A crisis residence for people with mental illness will relocate to a former convent on St. Paul’s East Side, pending City Council approval Wednesday of a rezoning request.

The request, recommended by the city’s planning commission, has faced several delays — most recently having to do with neighborhood concerns about parking.

But proponents of the Diane Ahrens Crisis Residence last week urged the City Council to delay no longer, saying the lack of action has less to do with parking than with fears and misperceptions about people suffering from mental illness.

“It’s always one excuse after another,” said Sue Abderholden, executive director of the National Association on Mental Illness in Minnesota. “There is no legal or valid reason to block this proposal.”

St. Paul Mayor Chris Coleman, a co-chairman of the East Metro Mental Health Roundtable, supports the move, said Nancy Homans, a policy director for the mayor. She was joined at a news conference last week by Ramsey County Board Chairman Jim McDonough, who represents the East Side, other advocates, and people with mental illness.

“As elected officials, we need to lead,” McDonough said, adding that he has been talking with council members and neighborhood residents in an effort to gain support.

State Human Services Commissioner Lucinda Jesson and officials with several mental health advocacy groups have written letters of support, as well.

The residence is seeking to move from the Hamline-Midway neighborhood to the former home of the Franciscan Sisters of Perpetual Adoration in the 1700 block of Lacrosse Ave., just off White Bear Avenue. The 16-bed facility needs more room for programming and a commercial kitchen, officials say.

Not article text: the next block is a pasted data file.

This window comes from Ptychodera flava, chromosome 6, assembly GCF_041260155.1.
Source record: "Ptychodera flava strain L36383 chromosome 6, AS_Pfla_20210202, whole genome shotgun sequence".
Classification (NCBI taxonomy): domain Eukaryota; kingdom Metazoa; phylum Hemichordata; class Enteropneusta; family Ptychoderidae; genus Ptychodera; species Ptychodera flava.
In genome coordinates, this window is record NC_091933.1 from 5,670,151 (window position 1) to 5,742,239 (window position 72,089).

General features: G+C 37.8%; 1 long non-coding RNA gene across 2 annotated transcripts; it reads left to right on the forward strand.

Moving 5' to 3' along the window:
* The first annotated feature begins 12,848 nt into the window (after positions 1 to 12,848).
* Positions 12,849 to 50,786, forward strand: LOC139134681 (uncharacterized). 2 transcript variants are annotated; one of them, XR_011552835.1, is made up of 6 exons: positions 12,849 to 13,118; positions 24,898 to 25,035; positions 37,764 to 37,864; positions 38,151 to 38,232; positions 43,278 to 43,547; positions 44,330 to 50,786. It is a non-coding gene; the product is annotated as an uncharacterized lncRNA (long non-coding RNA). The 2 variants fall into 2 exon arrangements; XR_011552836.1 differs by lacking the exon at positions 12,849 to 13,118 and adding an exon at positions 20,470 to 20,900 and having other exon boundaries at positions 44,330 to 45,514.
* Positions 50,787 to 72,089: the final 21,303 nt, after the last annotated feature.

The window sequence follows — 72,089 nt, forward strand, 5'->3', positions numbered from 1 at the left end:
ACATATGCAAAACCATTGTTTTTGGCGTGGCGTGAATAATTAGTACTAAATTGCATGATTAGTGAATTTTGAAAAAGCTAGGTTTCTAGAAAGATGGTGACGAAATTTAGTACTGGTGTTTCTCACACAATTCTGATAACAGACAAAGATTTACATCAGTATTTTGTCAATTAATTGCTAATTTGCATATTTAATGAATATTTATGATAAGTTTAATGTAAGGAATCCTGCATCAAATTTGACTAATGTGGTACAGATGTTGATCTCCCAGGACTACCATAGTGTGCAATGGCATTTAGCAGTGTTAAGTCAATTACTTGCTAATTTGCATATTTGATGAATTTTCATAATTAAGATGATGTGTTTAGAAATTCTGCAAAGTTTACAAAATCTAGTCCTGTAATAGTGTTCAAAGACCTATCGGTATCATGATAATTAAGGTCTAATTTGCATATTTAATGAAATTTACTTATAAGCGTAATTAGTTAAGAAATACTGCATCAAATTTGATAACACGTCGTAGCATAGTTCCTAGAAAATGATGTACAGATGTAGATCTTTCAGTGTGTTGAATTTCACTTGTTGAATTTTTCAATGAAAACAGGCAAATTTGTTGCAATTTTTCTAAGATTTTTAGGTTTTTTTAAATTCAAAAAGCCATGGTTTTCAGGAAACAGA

But before the move can take place, the former convent property needs to be rezoned from single-family use to townhouse-residential use. The planning commission recommended the change. The City Council was scheduled to vote on it at its Aug. 26 meeting.

But that vote was pushed back two weeks after neighbors raised concerns about parking.

The proposed center will serve adults with mental illnesses such as depression, anxiety or bipolar disorder during stays of one to 10 days. It is not for people who are violent or who need hospitalization.

The new residence would provide three off-street parking spots, officials said, more than enough for residents who do not drive to the site or for the five staff members on duty at any one time.

Ben Ashley-Wurtmann, a lobbyist for Mental Health Minnesota who has suffered from depression and anxiety, recalled times as a teenager when his only option for help were police calls to his home and trips to the emergency room — when all he really needed was a quiet place where professionals could help stabilize him. Ashley-Wurtmann, 32, said: “That time [in the ER] never helped. It only made things worse.”

He said the crisis residence, run by People Inc., is desperately needed.

“People Inc. is a very trusted provider,” he said.

Jill Wiedemann-West, CEO of People Inc., said the residence is for “clients in and of the St. Paul area.” The current facility — two older homes connected by a breezeway — is no longer sufficient for the programming and other services the residence provides. The time to act, she said, is now.

“We need the City Council to be courageous and move forward,” she said.